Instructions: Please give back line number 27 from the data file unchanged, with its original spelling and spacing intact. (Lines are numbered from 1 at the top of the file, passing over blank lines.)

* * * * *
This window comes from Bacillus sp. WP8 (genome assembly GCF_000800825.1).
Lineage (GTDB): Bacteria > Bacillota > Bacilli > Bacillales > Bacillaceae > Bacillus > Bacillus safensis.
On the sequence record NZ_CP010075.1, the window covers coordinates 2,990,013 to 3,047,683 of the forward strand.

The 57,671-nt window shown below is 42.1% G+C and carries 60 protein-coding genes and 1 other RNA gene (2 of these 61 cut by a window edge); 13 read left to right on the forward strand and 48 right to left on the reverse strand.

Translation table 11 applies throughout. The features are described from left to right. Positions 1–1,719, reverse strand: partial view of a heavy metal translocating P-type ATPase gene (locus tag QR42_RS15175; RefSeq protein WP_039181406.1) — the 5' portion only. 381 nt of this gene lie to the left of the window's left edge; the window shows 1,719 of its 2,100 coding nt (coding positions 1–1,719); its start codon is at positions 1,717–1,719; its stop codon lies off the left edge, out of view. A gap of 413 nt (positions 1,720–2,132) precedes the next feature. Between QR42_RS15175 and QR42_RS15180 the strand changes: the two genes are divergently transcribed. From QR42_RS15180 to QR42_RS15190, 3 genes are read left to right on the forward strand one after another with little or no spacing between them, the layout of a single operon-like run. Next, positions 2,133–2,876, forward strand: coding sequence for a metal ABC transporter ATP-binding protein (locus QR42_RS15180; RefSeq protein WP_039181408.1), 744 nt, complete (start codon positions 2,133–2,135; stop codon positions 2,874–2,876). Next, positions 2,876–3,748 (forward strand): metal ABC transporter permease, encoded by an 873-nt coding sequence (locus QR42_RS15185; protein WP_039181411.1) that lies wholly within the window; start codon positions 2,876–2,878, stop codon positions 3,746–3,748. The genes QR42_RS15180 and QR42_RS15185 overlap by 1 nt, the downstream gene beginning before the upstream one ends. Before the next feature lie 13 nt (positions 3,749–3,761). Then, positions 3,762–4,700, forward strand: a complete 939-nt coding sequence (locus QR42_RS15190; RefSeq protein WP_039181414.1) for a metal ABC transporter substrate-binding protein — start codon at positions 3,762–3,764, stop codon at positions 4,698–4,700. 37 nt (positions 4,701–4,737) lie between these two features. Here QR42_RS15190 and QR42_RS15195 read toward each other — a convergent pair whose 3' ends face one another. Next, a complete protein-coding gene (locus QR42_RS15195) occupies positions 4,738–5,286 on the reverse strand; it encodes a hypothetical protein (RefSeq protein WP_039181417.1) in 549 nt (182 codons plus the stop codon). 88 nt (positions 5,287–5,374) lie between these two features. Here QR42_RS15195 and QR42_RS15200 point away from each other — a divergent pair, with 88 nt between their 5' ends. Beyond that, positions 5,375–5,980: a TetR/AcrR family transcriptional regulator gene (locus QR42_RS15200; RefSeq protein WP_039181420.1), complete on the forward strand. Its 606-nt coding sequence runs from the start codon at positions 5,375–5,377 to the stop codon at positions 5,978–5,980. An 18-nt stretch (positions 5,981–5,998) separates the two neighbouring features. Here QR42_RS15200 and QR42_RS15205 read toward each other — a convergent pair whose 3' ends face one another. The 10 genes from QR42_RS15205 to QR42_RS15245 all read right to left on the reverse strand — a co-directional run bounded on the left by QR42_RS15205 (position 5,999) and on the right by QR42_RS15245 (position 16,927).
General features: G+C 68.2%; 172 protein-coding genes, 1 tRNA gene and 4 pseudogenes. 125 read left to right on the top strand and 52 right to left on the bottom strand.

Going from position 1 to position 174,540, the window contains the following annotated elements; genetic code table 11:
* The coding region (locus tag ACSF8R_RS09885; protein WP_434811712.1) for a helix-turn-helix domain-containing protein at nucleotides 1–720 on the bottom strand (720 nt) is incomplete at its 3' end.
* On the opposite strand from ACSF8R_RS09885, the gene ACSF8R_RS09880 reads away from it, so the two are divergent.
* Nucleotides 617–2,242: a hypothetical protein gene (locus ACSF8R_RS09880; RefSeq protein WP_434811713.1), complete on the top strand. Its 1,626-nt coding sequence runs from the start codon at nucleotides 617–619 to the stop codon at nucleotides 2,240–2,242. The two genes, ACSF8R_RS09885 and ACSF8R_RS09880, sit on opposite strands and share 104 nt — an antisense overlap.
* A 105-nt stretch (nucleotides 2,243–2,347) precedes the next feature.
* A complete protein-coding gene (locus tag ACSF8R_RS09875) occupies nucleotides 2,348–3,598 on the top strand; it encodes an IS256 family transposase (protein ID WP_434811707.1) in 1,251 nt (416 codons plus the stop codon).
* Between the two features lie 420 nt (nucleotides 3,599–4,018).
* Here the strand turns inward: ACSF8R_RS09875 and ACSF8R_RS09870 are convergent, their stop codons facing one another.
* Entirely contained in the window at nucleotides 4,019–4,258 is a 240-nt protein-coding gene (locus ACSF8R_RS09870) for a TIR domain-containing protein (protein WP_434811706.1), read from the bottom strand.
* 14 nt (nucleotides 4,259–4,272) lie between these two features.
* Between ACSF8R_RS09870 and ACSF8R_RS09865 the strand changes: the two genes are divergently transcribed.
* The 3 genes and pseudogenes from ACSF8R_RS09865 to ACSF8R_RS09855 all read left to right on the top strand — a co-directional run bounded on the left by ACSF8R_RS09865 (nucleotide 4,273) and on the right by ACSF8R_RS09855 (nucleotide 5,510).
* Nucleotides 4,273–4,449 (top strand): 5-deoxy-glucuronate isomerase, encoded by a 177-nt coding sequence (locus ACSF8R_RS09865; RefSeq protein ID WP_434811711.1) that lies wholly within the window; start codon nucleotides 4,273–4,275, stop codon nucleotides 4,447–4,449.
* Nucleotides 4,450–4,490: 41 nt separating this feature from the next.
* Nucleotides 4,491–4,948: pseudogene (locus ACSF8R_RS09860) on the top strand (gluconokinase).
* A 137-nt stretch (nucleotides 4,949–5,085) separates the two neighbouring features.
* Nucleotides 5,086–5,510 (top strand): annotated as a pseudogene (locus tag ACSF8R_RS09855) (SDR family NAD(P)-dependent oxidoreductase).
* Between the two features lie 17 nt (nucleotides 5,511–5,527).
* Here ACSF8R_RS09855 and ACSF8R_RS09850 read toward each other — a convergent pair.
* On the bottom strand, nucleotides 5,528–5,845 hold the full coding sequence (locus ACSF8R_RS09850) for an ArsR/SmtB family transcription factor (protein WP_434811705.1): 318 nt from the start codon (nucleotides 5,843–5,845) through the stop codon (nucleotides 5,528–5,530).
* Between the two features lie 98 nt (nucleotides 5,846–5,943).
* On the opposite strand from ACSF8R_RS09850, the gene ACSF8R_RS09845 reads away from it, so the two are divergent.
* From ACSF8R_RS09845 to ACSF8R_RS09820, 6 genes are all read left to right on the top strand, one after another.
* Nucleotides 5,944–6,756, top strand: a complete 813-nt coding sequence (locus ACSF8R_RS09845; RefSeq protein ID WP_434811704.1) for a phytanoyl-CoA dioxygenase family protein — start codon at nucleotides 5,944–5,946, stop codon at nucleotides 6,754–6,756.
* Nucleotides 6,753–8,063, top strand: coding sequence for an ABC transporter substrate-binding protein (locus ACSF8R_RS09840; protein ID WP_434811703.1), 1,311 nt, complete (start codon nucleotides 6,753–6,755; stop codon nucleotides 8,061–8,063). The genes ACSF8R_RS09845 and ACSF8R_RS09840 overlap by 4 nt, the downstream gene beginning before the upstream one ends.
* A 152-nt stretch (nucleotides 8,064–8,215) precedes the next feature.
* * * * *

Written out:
* Between the two features lie 98 nt (nucleotides 5,846–5,943).